STATISTICALLY EVALUATING WATER CONSUMPTION STATISTICALLY EVALUATING WATER CONSUMPTION HISTORICALLY AND

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  • STATISTICALLY EVALUATING WATER CONSUMPTION HISTORICALLY AND ACROSS MULTIPLE USERS IN VIRGINIA

    Morgan Faye DiCarlo

    Thesis submitted to the Faculty of Virginia Polytechnic Institute and State University in partial

    fulfillment of the requirements for the degree of

    Master of Science

    In

    Biological Systems Engineering

    Julie E. Shortridge

    Venkataramana R. Sridhar

    Andrew Ellis

    May 9, 2018

    Blacksburg, VA

    Key Words: Water Withdrawals, Trend Assessment, Water Systems Modeling

  • STATISTICALLY EVALUATING WATER CONSUMPTION HISTORICALLY AND ACROSS MULTIPLE USERS IN VIRGINIA

    Morgan Faye DiCarlo

    ABSTRACT

    This study explores key aspects of water usage in Virginia via a broad-scale analysis of multiple

    water users through thirty years of time-series records from the Virginia Water Use Data System.

    A full spectrum of users is considered, including water used for energy, industrial, agricultural and

    municipal applications. The extent of the relationship between the volume of water used and drivers

    like economic and climatic conditions are not well defined in humid environments like Virginia.

    Mann-Kendall testing is applied to identify water use trends through time both statewide and at the

    county level. A panel regression is employed to identify relationships between water use and

    explanatory variables of climatic and economic conditions, both spatially and temporally. Key

    trends include that industrial and energy sector water withdrawals per facility are significantly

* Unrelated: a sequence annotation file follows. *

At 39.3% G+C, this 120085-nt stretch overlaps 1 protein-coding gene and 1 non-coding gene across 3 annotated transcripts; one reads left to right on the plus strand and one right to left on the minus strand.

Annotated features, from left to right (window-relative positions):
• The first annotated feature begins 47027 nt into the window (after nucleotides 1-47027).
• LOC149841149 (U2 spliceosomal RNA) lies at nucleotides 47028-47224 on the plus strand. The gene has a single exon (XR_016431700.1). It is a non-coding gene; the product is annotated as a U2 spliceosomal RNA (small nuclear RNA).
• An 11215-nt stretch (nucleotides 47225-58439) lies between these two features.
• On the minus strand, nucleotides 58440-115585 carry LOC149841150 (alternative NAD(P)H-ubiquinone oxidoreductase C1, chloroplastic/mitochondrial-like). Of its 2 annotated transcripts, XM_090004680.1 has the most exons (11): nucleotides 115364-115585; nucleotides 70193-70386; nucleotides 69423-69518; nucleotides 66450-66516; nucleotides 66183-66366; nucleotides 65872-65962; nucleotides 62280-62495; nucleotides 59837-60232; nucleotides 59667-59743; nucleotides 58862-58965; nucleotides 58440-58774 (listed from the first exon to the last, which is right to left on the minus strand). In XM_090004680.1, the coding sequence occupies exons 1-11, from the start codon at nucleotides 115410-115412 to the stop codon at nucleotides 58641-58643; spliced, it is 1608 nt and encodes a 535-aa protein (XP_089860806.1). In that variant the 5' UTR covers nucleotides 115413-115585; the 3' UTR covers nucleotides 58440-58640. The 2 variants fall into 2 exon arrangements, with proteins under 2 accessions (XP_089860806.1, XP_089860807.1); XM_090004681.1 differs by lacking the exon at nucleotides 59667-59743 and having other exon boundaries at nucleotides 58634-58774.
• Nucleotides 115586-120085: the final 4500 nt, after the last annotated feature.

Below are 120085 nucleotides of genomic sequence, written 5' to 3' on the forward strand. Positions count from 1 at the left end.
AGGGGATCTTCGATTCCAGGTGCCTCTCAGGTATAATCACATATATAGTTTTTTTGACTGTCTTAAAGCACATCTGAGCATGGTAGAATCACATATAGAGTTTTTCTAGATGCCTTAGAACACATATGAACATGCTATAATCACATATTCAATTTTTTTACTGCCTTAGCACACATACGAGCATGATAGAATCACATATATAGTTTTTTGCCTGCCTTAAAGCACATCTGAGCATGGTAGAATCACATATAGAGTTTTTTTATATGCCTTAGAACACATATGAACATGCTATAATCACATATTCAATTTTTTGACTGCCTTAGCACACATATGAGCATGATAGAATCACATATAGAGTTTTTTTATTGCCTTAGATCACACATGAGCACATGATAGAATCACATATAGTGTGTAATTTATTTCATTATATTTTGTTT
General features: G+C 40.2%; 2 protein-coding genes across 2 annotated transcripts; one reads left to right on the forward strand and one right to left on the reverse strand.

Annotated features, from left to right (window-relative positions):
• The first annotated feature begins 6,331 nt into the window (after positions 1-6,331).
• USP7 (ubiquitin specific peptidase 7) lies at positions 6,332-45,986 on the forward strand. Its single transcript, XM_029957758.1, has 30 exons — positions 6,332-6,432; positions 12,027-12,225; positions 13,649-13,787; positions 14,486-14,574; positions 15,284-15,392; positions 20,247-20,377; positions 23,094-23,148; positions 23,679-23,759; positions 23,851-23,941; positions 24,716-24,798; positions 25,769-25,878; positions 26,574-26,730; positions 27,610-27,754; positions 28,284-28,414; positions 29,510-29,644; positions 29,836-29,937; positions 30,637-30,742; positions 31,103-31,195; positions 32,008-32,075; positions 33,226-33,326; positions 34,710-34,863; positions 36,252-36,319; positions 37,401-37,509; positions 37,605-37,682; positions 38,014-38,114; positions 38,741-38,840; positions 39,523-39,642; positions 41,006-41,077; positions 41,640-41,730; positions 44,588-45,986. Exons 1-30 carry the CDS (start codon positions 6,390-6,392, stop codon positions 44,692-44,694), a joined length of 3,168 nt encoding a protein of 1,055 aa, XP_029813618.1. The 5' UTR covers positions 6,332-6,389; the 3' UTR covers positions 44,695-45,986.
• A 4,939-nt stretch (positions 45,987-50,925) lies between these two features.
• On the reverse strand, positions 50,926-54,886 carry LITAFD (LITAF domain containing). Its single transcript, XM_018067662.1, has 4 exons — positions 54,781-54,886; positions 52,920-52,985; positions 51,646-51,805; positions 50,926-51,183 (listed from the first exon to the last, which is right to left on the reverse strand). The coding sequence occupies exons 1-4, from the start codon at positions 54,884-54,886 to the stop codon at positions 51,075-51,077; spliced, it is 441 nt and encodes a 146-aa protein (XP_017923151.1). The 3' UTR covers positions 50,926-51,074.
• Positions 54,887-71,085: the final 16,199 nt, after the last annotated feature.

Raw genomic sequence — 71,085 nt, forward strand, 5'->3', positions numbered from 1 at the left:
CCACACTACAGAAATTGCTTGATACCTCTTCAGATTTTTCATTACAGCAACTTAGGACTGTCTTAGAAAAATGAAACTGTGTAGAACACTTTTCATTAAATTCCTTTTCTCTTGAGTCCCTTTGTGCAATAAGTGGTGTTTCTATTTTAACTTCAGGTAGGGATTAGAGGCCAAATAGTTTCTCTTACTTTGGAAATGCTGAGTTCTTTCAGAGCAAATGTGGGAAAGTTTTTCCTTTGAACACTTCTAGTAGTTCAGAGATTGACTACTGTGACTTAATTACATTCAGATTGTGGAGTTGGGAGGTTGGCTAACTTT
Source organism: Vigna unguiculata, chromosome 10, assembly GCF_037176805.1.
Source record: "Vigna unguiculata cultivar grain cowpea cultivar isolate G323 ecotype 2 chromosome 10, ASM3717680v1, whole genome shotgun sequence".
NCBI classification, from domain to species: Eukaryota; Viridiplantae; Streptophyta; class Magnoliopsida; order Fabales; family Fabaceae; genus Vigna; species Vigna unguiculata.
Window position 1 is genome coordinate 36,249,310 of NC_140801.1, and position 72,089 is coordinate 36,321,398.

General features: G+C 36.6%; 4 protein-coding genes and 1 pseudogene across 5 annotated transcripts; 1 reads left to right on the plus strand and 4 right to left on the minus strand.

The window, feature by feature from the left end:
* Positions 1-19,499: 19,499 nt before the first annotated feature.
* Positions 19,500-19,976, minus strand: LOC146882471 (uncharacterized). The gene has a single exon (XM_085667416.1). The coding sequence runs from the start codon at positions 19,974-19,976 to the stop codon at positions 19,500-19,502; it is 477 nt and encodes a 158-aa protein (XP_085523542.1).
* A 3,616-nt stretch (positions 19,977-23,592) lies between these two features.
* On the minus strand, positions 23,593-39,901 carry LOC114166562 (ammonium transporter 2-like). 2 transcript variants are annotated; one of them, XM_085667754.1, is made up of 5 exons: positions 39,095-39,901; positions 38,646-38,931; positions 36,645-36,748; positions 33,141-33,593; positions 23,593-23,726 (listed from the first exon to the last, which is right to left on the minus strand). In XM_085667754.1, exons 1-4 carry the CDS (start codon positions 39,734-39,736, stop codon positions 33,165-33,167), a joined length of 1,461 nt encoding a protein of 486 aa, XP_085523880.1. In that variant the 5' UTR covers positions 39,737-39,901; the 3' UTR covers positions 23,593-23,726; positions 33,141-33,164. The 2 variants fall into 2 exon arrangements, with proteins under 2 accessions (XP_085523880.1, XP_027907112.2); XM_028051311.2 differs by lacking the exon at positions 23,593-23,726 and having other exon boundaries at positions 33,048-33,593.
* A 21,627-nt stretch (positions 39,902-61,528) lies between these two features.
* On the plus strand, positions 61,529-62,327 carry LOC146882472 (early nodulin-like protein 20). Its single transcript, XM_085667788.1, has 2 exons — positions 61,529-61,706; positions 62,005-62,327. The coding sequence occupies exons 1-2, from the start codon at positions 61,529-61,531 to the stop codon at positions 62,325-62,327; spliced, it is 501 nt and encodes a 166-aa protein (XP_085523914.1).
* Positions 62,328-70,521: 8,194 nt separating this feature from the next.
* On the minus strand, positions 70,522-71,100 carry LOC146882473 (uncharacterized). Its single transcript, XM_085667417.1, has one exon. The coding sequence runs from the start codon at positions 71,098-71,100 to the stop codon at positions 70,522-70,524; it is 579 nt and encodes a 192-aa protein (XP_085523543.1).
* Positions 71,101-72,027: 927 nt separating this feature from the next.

decreasing over time. Water used for agricultural applications was found to increase on warmer

    than average years and decrease on wetter than average years, indicating the panel regression

    methodology successfully demonstrated and quantified intuitive trends. Interestingly, municipal

    and industrial water usage had a statistically significant relationship with the GINI coefficient, or

    more unequal rainfall distribution, indicating intraseasonal variability may play an important role

    in water use trends that is not apparent using seasonal averages alone. Overall, this work contributes

    to the understanding of water use trends at the state level for Virginia, and better characterizes

    long-term trends and short-term variability in water withdrawal.

  • STATISTICALLY EVALUATING WATER CONSUMPTION HISTORICALLY AND ACROSS MULTIPLE USERS IN VIRGINIA

    Morgan Faye DiCarlo

    GENERAL AUDIENCE ABSTRACT

    This work applies statistical methods to better understand water use trends through time

    and across the state of Virginia. The primary data source is a record spanning thirty years of water

    use, reported by more than 2,400 users in all counties of Virginia to the Department of

    Environmental Quality (VDEQ). This analysis includes a full spectrum of water sectors, including

    water used domestically (municipal), water used for manufacturing (industrial), agriculture

    applications and water used in the production of energy. The first objective is to determine if water

    use, normalized by changes in population and the number of users, is increasing or decreasing over

    time for each county in Virginia.

    Once the trends through time are identified, the next objective is to better define the

    underlying factors (explanatory variables) which may drive changes in how much water is used.

    One potential factor includes changes in the economic conditions. For example, the economic

    recession in 2008 caused some decline in industrial production. Did this likewise cause a reduction

    in water used by industrial facilities? Particularly, the analysis considers how the annual average

    temperature, total annual precipitation, rainfall variability and the length of heatwaves that occur

    in a given year might impact the amount of water withdrawn in that year. This work addresses a

    knowledge gap about how water use is impacted by climate change in humid environments like

    Virginia.

    This work aims to establish whether or not there is a significant relationship between time,

    climate, economic change and water use in Virginia. The trends identified in this study will support

    the management of water supplies in Virginia and the development a more informed state water

    resources plan.

  • iv

    ACKNOWLEDGEMENTS

    With many thanks to my advisor, Dr. Julie Shortridge, for the incredible opportunity to

    pursue research at Virginia Tech. Facilitating me through a mid-year switch into her research group